Saturday, March 10, 2018

Certain Songs #1152: The Miss Alans – “Pagan Home” | Medialoper

Cassette: Bus EP
Year: 1987

1987 was one of my all-time favorite years for music. The Joshua Tree. Sign ‘O’ The Times. Pleased to Meet Me. Document. Tunnel of Love. Warehouse: Songs and Stories.

And, for me, Bus was right there with all of them: I had it as #5 on my year-end list back in 1987, and a few years ago, when I did my list of my favorite albums of the 1980s, I had it at #36, just behind The Gift, War and Fables of the Reconstruction of The Fables, and just ahead of The Unforgettable Fire, Flip Your Wig and Tim.

Heady company, indeed. But, then take a look at a song like “Pagan Home,” my favorite thing on Bus and one of the best songs of that year. It was definitely what Scott Oliver characterized as a turning point: the Miss Alans leveling up in terms of songwriting sophistication, proof that they could write a song that was the equal of their contemporaries.

And you can hear it from the opening: Scott’s acoustic twinkling around a long sustained feedback note, Jay edging it forward with his bass, and suddenly Ron’s snare drum kicking the door open for Manny’s glorious technicolor riff.

That riff, right? Jesus. Even 30 years later, the riff that anchors “Pagan Home” is a thing of wonder and beauty, answering questions that Johnny Marr and Peter Buck hadn’t even thought about asking, all the while weaving in and out of Jay’s winding bassline, Ron’s drums and Scott’s acoustic.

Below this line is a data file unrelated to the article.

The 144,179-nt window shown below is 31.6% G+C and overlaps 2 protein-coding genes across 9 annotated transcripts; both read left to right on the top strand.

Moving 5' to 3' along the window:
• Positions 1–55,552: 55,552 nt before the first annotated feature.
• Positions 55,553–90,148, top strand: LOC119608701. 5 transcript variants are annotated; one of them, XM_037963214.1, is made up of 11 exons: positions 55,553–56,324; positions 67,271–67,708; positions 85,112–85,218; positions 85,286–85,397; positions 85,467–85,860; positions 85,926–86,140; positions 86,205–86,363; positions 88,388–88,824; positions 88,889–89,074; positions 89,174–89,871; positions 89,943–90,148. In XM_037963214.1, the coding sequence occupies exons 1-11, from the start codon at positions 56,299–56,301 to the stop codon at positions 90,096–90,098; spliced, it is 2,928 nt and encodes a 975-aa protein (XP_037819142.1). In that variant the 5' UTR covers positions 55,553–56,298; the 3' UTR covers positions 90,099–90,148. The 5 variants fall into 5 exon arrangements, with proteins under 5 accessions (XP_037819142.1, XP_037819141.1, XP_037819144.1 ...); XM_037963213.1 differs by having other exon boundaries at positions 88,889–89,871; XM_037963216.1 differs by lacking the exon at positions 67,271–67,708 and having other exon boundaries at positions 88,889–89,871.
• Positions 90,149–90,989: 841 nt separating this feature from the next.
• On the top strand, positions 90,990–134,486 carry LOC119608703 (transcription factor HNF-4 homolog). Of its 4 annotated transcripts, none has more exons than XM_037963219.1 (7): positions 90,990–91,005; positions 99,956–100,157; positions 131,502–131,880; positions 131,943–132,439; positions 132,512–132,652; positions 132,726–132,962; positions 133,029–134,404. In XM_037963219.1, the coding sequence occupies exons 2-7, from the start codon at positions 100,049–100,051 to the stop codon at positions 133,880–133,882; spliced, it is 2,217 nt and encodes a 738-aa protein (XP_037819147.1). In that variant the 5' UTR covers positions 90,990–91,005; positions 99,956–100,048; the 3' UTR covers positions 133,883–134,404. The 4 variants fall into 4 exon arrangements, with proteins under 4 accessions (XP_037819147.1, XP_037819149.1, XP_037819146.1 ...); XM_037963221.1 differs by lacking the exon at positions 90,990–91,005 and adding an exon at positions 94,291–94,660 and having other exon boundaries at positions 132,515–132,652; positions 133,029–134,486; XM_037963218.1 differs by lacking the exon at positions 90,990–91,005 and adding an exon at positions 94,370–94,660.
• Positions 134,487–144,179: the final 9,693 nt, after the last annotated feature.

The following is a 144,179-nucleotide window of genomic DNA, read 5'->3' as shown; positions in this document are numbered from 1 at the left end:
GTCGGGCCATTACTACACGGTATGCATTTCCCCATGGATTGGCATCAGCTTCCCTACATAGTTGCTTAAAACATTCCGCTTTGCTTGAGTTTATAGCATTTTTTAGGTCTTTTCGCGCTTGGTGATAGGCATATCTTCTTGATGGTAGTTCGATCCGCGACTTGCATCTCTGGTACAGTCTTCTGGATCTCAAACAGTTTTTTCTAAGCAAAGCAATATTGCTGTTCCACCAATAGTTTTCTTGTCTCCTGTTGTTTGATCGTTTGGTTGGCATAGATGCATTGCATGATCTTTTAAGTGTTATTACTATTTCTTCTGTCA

In the best R.E.M. tradition, Scott’s a bit buried in the mix, digging his way out for the long melody of the chorus.

What about your neighbor’s son wealth?
Does he have a larger home than you?
Platinum possessions he holds
And his worn-out sixteen-year-old wife
She looks right through to you
In your pagan home
She looks right through to you
In your pagan home

Part of the genius of “Pagan Home” is how Manny at first plays hide and seek with that central riff, deploying it after the first verse or at the end of the choruses, completely taking it away during the feedback-laden breakdown bridge.

It’s all the same
Empty life seems so plain
Empty whorehouse rooms
Where they take care of you
In your pagan home

And the other part of the genius of “Pagan Home” is how everything after that bridge is all riff, eclipsing pretty much everything else going on: Jay following it on the bass, Ronny doing big rolls and double-timing, Scott repeating “in your pagan home” over and over and over.It’s all pretty awesome, but it all just reinforces how amazing that riff is.

If Bus was the recording that galvanized Fresno’s late-80s indie scene, and “Pagan Home” was the song that put Bus over the top, then Manny’s guitar hook was the element that put “Pagan Home” over the top, one of the main reasons people got so obsessed with Bus in the first place.

“Pagan Home”

Every Certain Song Ever
A filterable, searchable & sortable somewhat up to date database with links to every “Certain Song” post I’ve ever written.

Check it out!

Certain Songs Spotify playlist
(It’s recommended that you listen to this on Spotify as their embed only has 200 songs.)

Support “Certain Songs” with a donation on Patreon
Go to my Patreon page


No comments: